Among the many takeaways of the retreat, I was intrigued by “the power of questions” to build relationships, engage students and facilitate learning.  Effective questions are thought provoking, reflective, and inspirational.  In the best sense, questions are motivational devices that elicit ownership and accountability.  Probing, open-ended questions require thoughtful responses, invite alternative viewpoints, and clarify misconceptions.

Good questions require students to analyze, evaluate, and create new thinking.  Questions are used in formative assessment, during instruction, to determine student understanding.  Powerful questions inform, organize, and require students to elaborate and act on their learning.  Examples include: What are you working on?  Can you provide an example?  Why are you doing this work?  How do you know your work is good?  Would you explain further what you mean?  What do you need to know in order to complete this work?  Where do you go for support?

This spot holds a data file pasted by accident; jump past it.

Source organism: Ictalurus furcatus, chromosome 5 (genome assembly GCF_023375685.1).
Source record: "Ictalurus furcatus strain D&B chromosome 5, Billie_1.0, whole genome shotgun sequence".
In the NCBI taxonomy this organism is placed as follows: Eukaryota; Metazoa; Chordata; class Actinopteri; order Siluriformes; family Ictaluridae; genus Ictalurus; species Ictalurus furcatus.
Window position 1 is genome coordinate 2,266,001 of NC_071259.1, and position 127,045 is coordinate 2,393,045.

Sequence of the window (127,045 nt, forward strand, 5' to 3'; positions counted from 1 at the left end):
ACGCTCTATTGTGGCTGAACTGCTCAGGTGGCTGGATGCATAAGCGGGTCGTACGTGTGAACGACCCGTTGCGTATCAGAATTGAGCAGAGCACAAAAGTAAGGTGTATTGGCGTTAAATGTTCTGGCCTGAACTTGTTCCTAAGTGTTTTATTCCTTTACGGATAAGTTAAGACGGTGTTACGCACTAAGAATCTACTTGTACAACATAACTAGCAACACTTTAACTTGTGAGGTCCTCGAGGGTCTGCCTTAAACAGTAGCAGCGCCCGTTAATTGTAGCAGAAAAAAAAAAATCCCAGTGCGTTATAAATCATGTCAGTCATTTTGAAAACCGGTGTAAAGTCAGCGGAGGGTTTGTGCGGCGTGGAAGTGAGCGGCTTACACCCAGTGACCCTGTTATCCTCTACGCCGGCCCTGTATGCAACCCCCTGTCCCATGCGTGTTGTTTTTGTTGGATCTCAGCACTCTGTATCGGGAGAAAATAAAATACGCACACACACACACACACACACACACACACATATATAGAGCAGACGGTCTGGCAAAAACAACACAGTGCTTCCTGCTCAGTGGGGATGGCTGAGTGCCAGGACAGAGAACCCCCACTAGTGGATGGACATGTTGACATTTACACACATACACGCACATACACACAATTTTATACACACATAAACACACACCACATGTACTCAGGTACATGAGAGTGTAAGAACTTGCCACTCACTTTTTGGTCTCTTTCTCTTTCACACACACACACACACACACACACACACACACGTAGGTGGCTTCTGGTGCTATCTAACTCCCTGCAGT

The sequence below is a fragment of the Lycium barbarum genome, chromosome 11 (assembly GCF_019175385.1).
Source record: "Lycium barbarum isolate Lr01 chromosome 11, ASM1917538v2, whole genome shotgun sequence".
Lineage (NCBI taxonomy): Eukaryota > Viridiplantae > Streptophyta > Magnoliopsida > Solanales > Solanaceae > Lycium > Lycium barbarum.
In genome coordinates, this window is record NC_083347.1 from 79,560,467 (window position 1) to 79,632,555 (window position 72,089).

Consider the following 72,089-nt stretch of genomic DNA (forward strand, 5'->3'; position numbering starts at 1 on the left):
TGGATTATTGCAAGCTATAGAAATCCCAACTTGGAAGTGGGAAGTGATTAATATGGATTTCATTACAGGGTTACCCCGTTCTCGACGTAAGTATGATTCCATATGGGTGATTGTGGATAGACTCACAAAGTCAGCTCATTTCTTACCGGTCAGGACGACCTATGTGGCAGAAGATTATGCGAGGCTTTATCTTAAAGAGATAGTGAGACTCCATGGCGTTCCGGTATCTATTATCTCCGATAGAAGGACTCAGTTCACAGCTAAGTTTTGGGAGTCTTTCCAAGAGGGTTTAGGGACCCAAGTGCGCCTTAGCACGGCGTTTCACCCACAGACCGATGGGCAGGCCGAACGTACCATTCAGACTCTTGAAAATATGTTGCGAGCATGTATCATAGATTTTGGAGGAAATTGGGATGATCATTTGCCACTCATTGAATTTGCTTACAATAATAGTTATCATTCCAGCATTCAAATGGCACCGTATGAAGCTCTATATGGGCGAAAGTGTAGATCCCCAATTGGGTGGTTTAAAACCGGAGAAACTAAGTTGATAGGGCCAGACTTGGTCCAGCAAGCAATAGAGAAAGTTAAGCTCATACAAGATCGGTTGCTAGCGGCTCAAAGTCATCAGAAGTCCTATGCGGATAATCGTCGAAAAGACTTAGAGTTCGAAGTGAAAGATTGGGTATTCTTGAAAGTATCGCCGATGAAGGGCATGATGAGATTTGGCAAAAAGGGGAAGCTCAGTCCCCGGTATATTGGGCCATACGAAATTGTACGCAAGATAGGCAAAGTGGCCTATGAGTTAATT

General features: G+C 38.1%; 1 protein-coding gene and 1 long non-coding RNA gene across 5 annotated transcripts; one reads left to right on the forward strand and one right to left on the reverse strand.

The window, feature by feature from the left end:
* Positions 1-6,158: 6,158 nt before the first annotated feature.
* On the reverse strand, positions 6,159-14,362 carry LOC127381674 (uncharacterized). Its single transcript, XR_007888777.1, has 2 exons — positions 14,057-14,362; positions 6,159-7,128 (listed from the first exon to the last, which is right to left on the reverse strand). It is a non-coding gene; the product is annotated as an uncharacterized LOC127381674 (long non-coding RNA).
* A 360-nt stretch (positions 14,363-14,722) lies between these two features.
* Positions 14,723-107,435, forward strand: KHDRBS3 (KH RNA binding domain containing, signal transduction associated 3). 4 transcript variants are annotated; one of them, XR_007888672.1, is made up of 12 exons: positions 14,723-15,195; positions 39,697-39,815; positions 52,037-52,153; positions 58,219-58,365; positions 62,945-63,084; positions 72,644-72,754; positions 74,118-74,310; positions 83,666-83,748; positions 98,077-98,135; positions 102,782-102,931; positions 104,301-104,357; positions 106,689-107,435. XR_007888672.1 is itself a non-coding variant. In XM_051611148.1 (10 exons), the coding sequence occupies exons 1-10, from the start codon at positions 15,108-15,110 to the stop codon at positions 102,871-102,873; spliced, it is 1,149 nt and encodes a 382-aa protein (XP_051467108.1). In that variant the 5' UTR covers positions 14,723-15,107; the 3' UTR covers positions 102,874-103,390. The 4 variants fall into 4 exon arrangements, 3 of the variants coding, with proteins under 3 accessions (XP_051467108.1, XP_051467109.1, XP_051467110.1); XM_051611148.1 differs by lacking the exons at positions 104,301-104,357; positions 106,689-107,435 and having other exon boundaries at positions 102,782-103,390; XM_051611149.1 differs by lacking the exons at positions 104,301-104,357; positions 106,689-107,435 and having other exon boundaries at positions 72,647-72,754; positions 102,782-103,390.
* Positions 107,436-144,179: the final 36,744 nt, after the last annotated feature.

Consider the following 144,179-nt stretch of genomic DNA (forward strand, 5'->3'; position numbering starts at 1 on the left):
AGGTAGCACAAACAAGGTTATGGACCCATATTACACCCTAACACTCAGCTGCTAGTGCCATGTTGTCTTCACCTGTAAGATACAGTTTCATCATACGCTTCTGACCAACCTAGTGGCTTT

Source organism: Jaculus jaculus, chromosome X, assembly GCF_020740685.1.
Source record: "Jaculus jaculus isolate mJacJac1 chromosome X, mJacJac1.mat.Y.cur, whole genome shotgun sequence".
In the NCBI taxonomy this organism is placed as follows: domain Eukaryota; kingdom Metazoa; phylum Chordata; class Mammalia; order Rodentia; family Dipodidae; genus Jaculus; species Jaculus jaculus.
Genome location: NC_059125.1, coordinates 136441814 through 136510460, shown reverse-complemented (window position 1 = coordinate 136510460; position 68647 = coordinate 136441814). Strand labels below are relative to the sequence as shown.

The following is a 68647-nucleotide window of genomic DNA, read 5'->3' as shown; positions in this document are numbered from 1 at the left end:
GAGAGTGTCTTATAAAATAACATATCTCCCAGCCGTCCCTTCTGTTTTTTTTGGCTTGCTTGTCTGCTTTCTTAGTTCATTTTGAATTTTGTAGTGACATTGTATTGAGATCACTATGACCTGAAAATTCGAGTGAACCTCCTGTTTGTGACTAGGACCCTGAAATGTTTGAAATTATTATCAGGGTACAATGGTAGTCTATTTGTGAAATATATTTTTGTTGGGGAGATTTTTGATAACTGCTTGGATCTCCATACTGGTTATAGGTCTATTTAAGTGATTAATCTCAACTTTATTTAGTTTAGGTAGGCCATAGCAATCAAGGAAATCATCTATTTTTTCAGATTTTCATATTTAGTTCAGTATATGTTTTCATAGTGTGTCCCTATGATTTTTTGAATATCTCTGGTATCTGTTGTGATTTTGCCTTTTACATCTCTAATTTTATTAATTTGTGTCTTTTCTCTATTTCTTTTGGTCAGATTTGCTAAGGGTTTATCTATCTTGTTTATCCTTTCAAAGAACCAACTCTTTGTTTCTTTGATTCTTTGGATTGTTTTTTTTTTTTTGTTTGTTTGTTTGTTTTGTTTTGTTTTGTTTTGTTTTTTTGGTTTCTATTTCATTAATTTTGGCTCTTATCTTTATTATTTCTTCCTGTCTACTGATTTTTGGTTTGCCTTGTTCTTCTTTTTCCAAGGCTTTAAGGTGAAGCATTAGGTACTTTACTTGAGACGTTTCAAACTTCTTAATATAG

The quality classroom requires rigorous activities that make learning meaningful and fun.  How does the teacher determine that students have learned?  Has teaching occurred if the students have not learned?  Who controls the learning?  What makes learning interactive and personal?  The benefits of powerful questions are numerous.  Good questions engage students in deeper learning and create energy in the classroom.  This is an adaptive challenge that improves the instructional process.